In the blue cor­ner, Win­dows Server; in the red, an open­source NAS. The only way to see which is best: a fight!


Which is best: Win­dows or an open-source so­lu­tion?

WE’RE RID­ING your eas­ily ma­nip­u­lated machismo as an excuse to look at the pros and cons of us­ing Win­dows as a home server. The demise of the real Win­dows Home Server line in 2011 left a hole in Mi­crosoft’s range, one that Win­dows Server Essen­tials could never quite fill with its small busi­ness re­mit, at a time when, an­noy­ingly, a home server is of more use than ever.

We all have so much dig­i­tal “stuff” that we want to keep, ac­cess, stream, share, and keep safe, that it’s hard to know where to put it. Sure, there are cloud so­lu­tions, but who knows where your data is go­ing to end up be­ing stored? Plus, ac­cess speed is al­ways lim­ited by your up­stream/down­stream speeds. So, while throw­ing stuff up to the cloud is use­ful, there are lim­i­ta­tions and con­cerns with third-party ser­vices.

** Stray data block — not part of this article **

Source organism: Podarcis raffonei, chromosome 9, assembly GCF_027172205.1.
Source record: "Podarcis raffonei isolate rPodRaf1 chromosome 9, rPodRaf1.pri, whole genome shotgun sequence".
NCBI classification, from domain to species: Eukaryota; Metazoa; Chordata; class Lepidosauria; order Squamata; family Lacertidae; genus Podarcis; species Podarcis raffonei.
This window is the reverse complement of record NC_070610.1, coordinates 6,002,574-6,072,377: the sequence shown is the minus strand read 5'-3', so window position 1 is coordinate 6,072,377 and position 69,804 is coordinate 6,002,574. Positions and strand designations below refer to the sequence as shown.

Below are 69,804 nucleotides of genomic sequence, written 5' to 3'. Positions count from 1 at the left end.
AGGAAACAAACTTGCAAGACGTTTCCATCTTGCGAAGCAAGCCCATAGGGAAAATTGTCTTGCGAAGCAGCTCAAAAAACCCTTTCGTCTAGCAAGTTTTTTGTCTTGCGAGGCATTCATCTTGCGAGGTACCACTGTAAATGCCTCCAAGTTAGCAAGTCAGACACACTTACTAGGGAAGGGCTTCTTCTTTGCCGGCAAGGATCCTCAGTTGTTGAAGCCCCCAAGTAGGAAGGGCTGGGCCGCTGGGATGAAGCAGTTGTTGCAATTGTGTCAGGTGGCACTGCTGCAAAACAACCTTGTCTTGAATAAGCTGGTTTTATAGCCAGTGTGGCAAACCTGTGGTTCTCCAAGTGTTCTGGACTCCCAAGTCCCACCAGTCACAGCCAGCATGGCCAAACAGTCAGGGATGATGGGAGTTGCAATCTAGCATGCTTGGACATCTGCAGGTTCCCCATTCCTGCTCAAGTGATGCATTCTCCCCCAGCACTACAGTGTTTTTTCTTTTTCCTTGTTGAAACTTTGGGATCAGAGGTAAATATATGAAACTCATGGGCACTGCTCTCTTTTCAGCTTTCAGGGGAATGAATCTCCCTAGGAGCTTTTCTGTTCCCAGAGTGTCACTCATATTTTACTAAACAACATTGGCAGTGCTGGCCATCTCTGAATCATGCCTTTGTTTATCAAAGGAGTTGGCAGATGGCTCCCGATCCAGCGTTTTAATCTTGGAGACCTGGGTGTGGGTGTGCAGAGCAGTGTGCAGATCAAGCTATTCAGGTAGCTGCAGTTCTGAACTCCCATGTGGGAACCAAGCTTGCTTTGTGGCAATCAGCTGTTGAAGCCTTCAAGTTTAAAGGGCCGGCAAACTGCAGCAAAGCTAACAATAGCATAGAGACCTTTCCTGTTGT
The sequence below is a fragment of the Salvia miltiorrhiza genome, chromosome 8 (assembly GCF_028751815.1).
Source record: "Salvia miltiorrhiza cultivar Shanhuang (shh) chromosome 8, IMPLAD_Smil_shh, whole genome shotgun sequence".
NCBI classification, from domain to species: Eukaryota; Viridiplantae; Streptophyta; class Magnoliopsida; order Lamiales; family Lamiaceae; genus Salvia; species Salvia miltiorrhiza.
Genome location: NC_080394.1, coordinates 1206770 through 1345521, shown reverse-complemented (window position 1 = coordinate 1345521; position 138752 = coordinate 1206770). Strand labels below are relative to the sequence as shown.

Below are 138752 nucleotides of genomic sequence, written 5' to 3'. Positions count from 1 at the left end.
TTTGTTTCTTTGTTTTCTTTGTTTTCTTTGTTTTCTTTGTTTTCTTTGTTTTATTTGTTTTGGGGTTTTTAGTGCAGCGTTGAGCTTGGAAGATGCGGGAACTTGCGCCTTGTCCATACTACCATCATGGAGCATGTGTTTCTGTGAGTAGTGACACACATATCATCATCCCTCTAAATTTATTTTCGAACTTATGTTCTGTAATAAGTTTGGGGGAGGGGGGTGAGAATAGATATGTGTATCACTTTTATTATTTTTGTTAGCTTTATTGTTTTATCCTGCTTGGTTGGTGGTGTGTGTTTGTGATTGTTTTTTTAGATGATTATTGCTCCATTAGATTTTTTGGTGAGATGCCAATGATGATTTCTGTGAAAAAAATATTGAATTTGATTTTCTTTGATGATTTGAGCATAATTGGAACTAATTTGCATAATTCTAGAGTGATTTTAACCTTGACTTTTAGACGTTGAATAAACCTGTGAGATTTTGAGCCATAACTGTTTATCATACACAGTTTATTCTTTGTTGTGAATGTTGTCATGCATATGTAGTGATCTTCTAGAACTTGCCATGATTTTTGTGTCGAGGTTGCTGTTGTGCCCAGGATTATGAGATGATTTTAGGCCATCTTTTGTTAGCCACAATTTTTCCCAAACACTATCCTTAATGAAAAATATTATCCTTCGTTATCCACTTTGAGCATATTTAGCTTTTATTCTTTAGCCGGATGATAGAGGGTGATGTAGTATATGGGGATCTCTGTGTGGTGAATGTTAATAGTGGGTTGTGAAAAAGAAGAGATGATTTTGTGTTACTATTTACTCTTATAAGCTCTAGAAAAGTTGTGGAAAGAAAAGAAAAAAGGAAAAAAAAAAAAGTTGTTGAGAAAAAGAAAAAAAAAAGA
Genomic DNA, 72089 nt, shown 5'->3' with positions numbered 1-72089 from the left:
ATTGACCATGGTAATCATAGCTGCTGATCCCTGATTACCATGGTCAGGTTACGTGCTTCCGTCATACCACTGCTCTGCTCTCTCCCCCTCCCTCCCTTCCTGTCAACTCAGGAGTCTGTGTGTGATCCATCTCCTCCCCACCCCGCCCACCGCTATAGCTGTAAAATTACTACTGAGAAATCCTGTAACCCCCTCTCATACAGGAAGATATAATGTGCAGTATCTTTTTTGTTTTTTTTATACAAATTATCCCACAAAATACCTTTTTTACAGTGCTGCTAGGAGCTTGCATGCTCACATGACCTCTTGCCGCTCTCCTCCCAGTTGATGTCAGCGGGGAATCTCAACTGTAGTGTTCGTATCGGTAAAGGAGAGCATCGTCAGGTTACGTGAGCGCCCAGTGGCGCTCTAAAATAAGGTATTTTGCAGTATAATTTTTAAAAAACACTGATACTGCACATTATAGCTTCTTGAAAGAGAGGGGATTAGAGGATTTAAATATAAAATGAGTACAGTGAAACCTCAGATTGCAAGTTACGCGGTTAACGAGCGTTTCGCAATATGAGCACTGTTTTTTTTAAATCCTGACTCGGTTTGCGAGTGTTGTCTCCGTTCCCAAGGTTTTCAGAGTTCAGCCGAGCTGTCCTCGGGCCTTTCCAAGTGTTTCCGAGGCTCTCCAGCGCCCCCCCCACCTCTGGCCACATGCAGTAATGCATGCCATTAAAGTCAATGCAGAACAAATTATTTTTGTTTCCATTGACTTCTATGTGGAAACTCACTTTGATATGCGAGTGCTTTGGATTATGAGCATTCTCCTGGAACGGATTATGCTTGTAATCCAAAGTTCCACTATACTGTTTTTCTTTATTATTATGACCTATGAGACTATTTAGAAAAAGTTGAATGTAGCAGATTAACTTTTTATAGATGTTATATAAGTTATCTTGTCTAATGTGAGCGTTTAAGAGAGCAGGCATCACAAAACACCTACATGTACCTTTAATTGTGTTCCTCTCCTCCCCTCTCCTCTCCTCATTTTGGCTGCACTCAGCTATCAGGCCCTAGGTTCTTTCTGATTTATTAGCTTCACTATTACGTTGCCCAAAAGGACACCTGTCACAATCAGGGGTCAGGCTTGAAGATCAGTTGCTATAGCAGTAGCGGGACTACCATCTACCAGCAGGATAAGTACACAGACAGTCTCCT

There’s noth­ing bet­ter than hav­ing real bare-metal in your lo­cal­ity, run­ning ser­vices for high-speed ac­cess and backup, from where it can be pushed over slower con­nec­tions to the cloud if you want. The ques­tion is, is it bet­ter to run Win­dows on your home server box, or is an open-source so­lu­tion prefer­able? We’re here to find out, and ex­plain how to set up your own box.

You know we al­ready know the an­swer, but we’re go­ing to do a fair and bal­anced test. By com­par­ing what an open-source net­work at­tached server OS can ac­com­plish against Mi­crosoft’s Win­dows 10, we can at least play with some­thing in­ter­est­ing and free.

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